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Deer slams through windshield hitting South Carolina woman in the passenger seat

Jeanie Brown says she feels lucky to be alive after a deer slammed through her windshield, landing in her lap. She's now recovering from her injuries.

SPRINGFIELD, South Carolina — A South Carolina family is warning other drivers after a terrifying experience in which a deer flew through their windshield as they drove down a highway. 

It's that time of year again. Deer on are the chase again, meaning they're crossing main highways and streets more and more frequently. 

"Next thing I know, there's a deer flying in the air doing circles into the windshield," Chip Brown said. 

Chip and his wife, Jeanie Brown, were driving down Highway Four between Springfield and Neese when the accident happened. 

Chip said they were passing a semi going the other way when the semi kicked up a deer, throwing it right into the Brown's windshield as they passed. 

"Once I was passing the semi-truck, the deer was coming at us," Chip said. 

Their car is now totaled. Jeanie was left bloodied with wounds all over her body. 

The deer landed right on her.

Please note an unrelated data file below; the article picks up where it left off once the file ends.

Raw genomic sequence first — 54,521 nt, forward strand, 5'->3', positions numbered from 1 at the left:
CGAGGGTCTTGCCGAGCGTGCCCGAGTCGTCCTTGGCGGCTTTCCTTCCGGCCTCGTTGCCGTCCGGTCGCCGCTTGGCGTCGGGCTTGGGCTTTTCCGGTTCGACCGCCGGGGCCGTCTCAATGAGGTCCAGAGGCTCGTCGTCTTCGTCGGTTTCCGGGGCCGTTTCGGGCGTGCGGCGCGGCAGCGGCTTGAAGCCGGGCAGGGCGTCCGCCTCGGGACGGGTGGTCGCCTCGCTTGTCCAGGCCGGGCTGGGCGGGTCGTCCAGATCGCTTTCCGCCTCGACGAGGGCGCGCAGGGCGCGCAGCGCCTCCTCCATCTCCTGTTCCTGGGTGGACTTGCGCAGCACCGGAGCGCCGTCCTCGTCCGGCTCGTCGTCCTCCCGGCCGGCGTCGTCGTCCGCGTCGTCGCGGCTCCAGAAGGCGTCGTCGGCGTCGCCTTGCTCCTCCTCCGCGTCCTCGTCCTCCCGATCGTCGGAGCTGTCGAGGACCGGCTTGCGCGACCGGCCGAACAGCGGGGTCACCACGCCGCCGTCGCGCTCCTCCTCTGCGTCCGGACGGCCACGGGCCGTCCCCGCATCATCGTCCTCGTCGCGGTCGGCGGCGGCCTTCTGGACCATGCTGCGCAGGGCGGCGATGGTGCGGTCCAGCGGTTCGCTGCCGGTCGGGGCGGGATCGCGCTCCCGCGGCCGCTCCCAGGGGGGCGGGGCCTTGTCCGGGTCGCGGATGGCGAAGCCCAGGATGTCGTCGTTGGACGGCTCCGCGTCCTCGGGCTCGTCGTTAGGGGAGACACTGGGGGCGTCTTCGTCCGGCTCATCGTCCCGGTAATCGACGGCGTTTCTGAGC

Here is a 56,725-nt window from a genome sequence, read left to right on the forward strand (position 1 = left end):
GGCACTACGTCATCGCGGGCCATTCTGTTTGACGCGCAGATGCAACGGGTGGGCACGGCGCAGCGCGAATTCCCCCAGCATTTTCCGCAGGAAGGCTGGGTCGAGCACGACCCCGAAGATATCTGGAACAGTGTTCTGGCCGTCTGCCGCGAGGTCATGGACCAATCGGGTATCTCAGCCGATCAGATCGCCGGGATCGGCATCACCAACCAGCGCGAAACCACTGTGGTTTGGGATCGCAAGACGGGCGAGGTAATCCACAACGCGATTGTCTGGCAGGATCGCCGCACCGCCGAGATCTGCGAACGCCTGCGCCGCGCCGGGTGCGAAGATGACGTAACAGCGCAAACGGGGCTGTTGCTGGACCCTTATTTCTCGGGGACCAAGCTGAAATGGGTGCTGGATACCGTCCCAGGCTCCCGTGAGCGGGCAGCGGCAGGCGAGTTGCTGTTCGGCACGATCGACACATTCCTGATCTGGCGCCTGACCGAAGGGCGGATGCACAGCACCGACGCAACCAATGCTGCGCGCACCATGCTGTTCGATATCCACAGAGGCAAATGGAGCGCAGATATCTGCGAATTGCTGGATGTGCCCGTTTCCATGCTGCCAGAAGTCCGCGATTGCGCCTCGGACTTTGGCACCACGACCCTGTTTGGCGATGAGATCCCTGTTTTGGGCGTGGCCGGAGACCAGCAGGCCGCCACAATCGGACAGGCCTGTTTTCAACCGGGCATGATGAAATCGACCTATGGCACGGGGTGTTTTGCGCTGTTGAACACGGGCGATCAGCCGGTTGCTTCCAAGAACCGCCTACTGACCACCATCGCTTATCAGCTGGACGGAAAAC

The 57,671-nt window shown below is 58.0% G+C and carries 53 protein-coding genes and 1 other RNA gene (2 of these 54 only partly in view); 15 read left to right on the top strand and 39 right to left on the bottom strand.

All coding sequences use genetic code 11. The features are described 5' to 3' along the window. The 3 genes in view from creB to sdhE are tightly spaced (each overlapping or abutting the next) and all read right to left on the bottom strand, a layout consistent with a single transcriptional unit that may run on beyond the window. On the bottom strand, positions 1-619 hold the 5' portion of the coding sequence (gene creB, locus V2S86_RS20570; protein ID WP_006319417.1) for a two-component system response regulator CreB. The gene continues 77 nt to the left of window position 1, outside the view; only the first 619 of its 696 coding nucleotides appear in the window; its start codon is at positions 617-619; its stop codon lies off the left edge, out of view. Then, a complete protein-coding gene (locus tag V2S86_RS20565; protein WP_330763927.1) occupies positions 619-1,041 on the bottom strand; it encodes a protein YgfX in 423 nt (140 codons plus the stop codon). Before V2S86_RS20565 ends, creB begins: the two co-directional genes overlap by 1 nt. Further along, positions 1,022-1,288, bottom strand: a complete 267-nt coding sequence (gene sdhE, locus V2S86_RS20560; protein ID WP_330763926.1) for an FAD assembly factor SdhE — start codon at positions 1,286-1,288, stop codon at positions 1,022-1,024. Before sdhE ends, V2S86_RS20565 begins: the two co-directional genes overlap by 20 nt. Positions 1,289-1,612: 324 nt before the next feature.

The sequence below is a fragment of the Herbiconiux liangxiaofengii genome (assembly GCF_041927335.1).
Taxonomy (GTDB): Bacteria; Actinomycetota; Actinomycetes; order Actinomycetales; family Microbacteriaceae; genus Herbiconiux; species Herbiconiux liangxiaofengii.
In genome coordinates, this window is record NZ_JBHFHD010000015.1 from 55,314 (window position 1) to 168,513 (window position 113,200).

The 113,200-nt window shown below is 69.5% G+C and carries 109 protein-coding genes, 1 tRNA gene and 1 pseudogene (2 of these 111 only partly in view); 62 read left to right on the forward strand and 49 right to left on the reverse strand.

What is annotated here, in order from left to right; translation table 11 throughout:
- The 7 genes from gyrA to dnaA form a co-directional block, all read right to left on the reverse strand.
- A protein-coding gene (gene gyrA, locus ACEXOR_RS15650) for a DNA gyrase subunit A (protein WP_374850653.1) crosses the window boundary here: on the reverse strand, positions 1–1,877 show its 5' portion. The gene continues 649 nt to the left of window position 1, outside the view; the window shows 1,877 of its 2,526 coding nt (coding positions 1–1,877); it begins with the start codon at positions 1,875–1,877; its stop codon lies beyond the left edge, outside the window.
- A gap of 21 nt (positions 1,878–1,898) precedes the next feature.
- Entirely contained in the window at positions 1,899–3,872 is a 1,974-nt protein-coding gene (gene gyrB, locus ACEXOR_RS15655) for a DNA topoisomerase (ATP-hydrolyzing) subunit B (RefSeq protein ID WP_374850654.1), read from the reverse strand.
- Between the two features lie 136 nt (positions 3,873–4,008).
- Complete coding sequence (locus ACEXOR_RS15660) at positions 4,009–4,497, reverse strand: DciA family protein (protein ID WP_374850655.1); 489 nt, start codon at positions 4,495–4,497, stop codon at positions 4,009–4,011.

"I just knew that something had come through the window, something had hit me in the face," Jeanie said. "I smelled blood and that it was probably not good." 

Her husband and the couple who was riding with them helped get Jeanie safely out of the car. 

"What I think was his antlers, went into my temple," she explained. "A piece of his backbone, I'm assuming, flew across and hit me in the top of my head. And it was so sharp that it cut my hair." 

She took pictures, showing the injuries and the damage to the car. Blood was splattered everywhere. 

Glass exploded into her face and arms. Days later, she said she was still picking glass out of her wounds. 

She and her husband are now warning other drivers to be on the lookout. 

"Just stay aware, stay alert and keep your eyes all over the place," she said. 

Jeanie said she's lucky to be alive, but she would like to see the Department of Natural Resources change the hunting rules in hopes of sparing other drivers from experiencing what she did. 

"They're not an endangered species, they're overpopulated," she said. "I would like to see, maybe not every season but every other season, a tag-less deer season because my life matters," she said. "That deer could have easily broken my neck."

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